Respecting Maintenance and Operational Skill

I recently read a fascinating article from Japan concerning a new “trend” at Toyota where they are reintroducing manual processes along-side their automated robotic processes. Essentially, they are putting smiths into their factories where workers are taught how to fashion something like a crankshaft by hand.

They are still making nearly all their parts by robots, and they always will. The point of these manual processes is so that employees can better understand what the robots are doing. What they have found is that their process improvement efforts were stalling without this process knowledge. Once they started building the hands-on knowledge, they experienced fantastic results:

Learning how to make car parts from scratch gives younger workers insights they otherwise wouldn’t get from picking parts from bins and conveyor belts, or pressing buttons on machines. At about 100 manual-intensive workspaces introduced over the last three years across Toyota’s factories in Japan, these lessons can then be applied to reprogram machines to cut down on waste and improve processes…

…workers twist, turn and hammer metal into crankshafts instead of using the typically automated process. Experiences there have led to innovations in reducing levels of scrap and shortening the production line 96 percent from its length three years ago.

What Toyota is rediscovering here is respect for actual skill. In the vast majority of refrigeration plants I visit, there is a pool of skill in the operating staff that is not being used properly. Worse yet, companies often are unwilling to invest in building skill into their operating staff. A common thought I hear from management is: “What if we train them and they leave?” My response to that is always: “What if you don’t train them and they stay?”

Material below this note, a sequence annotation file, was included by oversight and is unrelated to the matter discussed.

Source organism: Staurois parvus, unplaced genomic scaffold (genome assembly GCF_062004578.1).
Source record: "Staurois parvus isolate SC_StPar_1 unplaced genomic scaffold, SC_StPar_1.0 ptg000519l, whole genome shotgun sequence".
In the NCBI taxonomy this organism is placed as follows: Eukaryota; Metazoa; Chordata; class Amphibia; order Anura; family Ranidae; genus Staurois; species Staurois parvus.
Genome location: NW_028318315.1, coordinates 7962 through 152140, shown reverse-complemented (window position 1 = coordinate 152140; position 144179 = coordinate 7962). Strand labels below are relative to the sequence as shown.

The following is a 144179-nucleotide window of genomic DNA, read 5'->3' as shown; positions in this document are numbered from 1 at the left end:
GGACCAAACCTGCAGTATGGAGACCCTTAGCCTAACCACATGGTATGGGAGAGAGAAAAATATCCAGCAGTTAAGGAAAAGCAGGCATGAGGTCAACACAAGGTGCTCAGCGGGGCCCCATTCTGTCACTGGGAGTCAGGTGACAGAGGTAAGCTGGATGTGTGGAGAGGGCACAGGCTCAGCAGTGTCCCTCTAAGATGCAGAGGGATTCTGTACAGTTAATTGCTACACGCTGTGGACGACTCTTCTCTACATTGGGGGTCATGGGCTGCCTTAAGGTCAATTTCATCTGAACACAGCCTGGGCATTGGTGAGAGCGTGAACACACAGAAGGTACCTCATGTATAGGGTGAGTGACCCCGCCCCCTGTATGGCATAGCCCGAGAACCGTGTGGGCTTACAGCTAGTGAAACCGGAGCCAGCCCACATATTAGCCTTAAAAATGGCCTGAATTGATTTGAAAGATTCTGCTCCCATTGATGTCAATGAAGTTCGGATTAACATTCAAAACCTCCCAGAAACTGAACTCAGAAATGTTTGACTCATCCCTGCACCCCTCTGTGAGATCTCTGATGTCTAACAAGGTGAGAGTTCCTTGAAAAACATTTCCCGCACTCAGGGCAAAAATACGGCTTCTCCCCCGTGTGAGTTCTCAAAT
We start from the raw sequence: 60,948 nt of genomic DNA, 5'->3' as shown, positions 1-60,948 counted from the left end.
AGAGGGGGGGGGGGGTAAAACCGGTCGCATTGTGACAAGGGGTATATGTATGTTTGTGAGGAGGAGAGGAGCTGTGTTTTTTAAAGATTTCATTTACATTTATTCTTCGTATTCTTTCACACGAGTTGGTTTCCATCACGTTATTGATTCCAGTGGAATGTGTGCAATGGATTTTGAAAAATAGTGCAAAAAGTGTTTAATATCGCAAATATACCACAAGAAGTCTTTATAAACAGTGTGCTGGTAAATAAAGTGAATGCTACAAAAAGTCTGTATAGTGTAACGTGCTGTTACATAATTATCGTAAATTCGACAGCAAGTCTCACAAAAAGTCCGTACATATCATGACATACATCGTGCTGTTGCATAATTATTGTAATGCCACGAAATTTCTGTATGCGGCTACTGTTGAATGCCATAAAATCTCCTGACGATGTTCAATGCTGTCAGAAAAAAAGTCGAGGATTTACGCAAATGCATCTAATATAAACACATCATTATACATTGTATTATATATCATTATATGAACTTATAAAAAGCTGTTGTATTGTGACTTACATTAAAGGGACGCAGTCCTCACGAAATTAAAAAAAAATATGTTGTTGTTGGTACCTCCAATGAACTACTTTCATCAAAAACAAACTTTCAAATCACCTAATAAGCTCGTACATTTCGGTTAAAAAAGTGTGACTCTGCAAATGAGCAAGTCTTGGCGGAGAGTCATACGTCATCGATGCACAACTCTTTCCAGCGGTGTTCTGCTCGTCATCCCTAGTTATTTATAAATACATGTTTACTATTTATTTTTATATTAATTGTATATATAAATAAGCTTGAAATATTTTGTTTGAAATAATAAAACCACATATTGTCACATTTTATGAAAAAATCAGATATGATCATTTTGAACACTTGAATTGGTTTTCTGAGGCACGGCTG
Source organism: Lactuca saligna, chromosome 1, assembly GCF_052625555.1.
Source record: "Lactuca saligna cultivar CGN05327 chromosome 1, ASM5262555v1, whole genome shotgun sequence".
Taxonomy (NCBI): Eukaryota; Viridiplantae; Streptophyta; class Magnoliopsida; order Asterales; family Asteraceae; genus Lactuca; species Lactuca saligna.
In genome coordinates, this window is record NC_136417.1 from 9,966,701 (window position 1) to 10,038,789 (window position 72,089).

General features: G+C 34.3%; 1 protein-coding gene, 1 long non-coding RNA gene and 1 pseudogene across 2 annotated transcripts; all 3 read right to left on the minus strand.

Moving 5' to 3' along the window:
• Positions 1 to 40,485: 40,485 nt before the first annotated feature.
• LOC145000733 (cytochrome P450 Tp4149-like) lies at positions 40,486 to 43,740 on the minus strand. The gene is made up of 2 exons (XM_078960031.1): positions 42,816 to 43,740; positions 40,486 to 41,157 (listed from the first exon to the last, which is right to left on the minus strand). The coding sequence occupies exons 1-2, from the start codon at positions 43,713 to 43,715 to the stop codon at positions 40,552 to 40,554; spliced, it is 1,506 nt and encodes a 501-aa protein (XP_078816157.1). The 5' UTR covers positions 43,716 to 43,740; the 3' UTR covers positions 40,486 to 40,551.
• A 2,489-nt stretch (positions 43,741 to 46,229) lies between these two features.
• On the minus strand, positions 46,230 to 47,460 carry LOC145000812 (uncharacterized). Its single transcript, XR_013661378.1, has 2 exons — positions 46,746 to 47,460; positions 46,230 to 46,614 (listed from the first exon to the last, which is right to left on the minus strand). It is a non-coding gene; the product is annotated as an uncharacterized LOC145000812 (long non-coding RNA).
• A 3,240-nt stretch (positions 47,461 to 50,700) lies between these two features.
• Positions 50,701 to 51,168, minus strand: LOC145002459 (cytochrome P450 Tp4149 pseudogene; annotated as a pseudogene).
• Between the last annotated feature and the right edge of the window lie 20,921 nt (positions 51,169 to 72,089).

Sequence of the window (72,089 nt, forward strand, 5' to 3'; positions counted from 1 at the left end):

One place where I see this is in Operating Procedures. As a consultant, I am often asked to write Operating Procedures for clients. While it’s certainly possible that a consultant can write a compliant SOP without operator input, it’s extremely unlikely that the resulting SOP will be looked upon kindly by your operating staff. Ideally, you want operator input into the SOP itself so that it truly reflects the way they operate.

In any case, you are losing something when you have a consultant write your SOPs, even if you are getting operator input. What you are losing is the struggle to create them and the skill that the struggle builds. The next time you need a new or modified SOP, you are going to have to call another consultant because you haven’t built the in-house skills necessary to do it yourselves.

In the Toyota article, they discuss one of the practices that they stopped using in a rush to expand. As they explained it, when you were a newly assigned executive, they would give you a project with a three month deadline. Your immediate supervisor knew how to complete the project in three weeks and their bosses knew how to complete it in a matter of days. But at Toyota, they didn’t tell you how to solve the problem. They made you struggle and that struggle built experience in a way that just GIVING you the answers didn’t. They’ve reintroduced this practice because it built SKILL.

We can use this same approach to SOPs: If your people already have the operational skill to understand the process and only lack the skill to write the compliant SOP, you’d be better off investing your efforts in having someone to teach the operators how to write the SOP. Think of it as a training that allows you to “in-source” your SOP building.

I’ve done this all over the country now and in about three days I have always been able to train operators (some of which have very limited computer skills) to use my SOP format templates to write compliant SOPs. Most operators already possess the skills and process knowledge of how the process operates; what they lack is the skill to write the compliant SOP. They WILL struggle, but that’s what I am there to help them with.

Furthermore, the SOPs they build are THEIR SOPs and not some consultant’s. They are significantly more likely to follow the SOPs because THEY were part of their creation and THEY believe them to be accurate.

If you have a budget to get compliant SOPs, please consider training your own staff to create them. You’ll be respecting and utilizing the skill they have while building some new ones. You will not only build the SOPs, you will also build a better maintenance staff.

About Brian Chapin

PSM / RMP Compliance Consultant
This entry was posted in General Information. Bookmark the permalink.